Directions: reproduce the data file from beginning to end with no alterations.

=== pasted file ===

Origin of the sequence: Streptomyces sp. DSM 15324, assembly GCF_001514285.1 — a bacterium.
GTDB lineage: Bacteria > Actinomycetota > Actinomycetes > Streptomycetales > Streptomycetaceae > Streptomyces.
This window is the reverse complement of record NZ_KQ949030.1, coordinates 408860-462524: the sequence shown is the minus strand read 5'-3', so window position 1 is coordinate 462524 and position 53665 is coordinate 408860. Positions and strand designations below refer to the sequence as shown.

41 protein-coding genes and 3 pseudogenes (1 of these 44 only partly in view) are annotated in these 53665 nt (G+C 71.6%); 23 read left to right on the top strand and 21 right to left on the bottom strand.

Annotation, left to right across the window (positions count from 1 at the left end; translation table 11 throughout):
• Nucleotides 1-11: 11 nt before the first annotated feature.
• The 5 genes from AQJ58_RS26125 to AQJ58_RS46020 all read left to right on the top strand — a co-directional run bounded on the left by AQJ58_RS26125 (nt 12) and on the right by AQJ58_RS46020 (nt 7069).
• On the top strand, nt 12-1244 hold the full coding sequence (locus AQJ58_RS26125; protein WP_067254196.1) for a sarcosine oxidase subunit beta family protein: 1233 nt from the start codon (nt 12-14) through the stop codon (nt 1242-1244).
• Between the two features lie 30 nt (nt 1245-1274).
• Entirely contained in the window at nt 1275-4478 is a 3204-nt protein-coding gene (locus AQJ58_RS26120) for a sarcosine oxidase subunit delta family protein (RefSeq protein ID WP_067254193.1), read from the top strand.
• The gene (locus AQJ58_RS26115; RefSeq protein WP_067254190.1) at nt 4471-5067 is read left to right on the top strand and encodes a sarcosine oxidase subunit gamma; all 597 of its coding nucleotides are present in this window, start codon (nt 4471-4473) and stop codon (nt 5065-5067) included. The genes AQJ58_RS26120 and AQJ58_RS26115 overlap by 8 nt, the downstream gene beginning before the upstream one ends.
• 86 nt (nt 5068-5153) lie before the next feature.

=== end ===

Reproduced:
Origin of the sequence: Streptomyces sp. DSM 15324, assembly GCF_001514285.1 — a bacterium.
GTDB lineage: Bacteria > Actinomycetota > Actinomycetes > Streptomycetales > Streptomycetaceae > Streptomyces.
This window is the reverse complement of record NZ_KQ949030.1, coordinates 408860-462524: the sequence shown is the minus strand read 5'-3', so window position 1 is coordinate 462524 and position 53665 is coordinate 408860. Positions and strand designations below refer to the sequence as shown.

41 protein-coding genes and 3 pseudogenes (1 of these 44 only partly in view) are annotated in these 53665 nt (G+C 71.6%); 23 read left to right on the top strand and 21 right to left on the bottom strand.

Annotation, left to right across the window (positions count from 1 at the left end; translation table 11 throughout):
• Nucleotides 1-11: 11 nt before the first annotated feature.
• The 5 genes from AQJ58_RS26125 to AQJ58_RS46020 all read left to right on the top strand — a co-directional run bounded on the left by AQJ58_RS26125 (nt 12) and on the right by AQJ58_RS46020 (nt 7069).
• On the top strand, nt 12-1244 hold the full coding sequence (locus AQJ58_RS26125; protein WP_067254196.1) for a sarcosine oxidase subunit beta family protein: 1233 nt from the start codon (nt 12-14) through the stop codon (nt 1242-1244).
• Between the two features lie 30 nt (nt 1245-1274).
• Entirely contained in the window at nt 1275-4478 is a 3204-nt protein-coding gene (locus AQJ58_RS26120) for a sarcosine oxidase subunit delta family protein (RefSeq protein ID WP_067254193.1), read from the top strand.
• The gene (locus AQJ58_RS26115; RefSeq protein WP_067254190.1) at nt 4471-5067 is read left to right on the top strand and encodes a sarcosine oxidase subunit gamma; all 597 of its coding nucleotides are present in this window, start codon (nt 4471-4473) and stop codon (nt 5065-5067) included. The genes AQJ58_RS26120 and AQJ58_RS26115 overlap by 8 nt, the downstream gene beginning before the upstream one ends.
• 86 nt (nt 5068-5153) lie before the next feature.